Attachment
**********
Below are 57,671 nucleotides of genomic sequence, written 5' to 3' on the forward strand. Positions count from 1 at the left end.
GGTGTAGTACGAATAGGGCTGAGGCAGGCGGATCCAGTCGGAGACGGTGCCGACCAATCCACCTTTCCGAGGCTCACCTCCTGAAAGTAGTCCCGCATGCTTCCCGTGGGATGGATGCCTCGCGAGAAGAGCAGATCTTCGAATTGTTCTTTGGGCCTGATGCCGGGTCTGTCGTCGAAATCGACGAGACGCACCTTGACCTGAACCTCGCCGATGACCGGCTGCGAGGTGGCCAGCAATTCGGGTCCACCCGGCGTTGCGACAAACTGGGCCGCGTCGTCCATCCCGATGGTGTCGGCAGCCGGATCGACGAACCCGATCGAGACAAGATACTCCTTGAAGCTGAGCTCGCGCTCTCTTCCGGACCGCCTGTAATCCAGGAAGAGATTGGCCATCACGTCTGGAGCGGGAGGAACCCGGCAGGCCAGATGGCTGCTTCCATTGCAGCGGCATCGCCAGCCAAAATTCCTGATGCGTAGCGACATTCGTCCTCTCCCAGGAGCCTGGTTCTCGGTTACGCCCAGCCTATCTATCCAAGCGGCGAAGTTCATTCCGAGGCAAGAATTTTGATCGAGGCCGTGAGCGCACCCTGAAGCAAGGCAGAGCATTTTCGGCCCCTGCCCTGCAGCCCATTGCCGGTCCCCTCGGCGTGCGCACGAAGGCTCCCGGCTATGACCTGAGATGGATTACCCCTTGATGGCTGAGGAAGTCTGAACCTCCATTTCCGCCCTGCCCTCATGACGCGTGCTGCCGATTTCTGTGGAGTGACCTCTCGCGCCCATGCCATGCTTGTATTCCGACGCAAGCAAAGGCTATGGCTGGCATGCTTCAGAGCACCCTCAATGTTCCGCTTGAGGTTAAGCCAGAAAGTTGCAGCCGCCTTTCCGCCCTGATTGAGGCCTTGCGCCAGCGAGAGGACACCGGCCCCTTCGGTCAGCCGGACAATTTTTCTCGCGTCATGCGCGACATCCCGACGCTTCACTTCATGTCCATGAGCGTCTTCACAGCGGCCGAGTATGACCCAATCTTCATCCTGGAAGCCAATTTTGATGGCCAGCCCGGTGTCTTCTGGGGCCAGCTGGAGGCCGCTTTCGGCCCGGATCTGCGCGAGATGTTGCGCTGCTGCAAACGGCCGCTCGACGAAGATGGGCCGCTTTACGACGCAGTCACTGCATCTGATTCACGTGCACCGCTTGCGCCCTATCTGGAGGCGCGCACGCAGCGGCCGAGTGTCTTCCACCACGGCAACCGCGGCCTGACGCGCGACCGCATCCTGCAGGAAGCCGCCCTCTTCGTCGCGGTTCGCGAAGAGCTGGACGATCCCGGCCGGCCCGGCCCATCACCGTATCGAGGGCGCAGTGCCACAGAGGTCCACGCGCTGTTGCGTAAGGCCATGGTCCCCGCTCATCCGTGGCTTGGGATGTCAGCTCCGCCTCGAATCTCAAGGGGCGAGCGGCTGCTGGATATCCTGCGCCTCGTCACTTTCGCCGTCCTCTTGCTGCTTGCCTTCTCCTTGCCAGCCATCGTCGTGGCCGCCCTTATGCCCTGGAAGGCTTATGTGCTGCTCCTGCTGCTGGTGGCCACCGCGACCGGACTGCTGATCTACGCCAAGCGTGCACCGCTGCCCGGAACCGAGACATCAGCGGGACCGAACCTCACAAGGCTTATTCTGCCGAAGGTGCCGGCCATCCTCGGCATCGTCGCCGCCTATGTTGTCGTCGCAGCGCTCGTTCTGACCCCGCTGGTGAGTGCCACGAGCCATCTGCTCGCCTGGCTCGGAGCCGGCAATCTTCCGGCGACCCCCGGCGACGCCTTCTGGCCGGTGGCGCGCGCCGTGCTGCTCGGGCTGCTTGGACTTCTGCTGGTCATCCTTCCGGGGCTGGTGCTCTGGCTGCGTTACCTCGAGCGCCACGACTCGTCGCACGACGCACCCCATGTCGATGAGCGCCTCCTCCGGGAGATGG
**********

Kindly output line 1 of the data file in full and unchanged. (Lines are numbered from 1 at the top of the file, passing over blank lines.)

Below are 57,671 nucleotides of genomic sequence, written 5' to 3' on the forward strand. Positions count from 1 at the left end.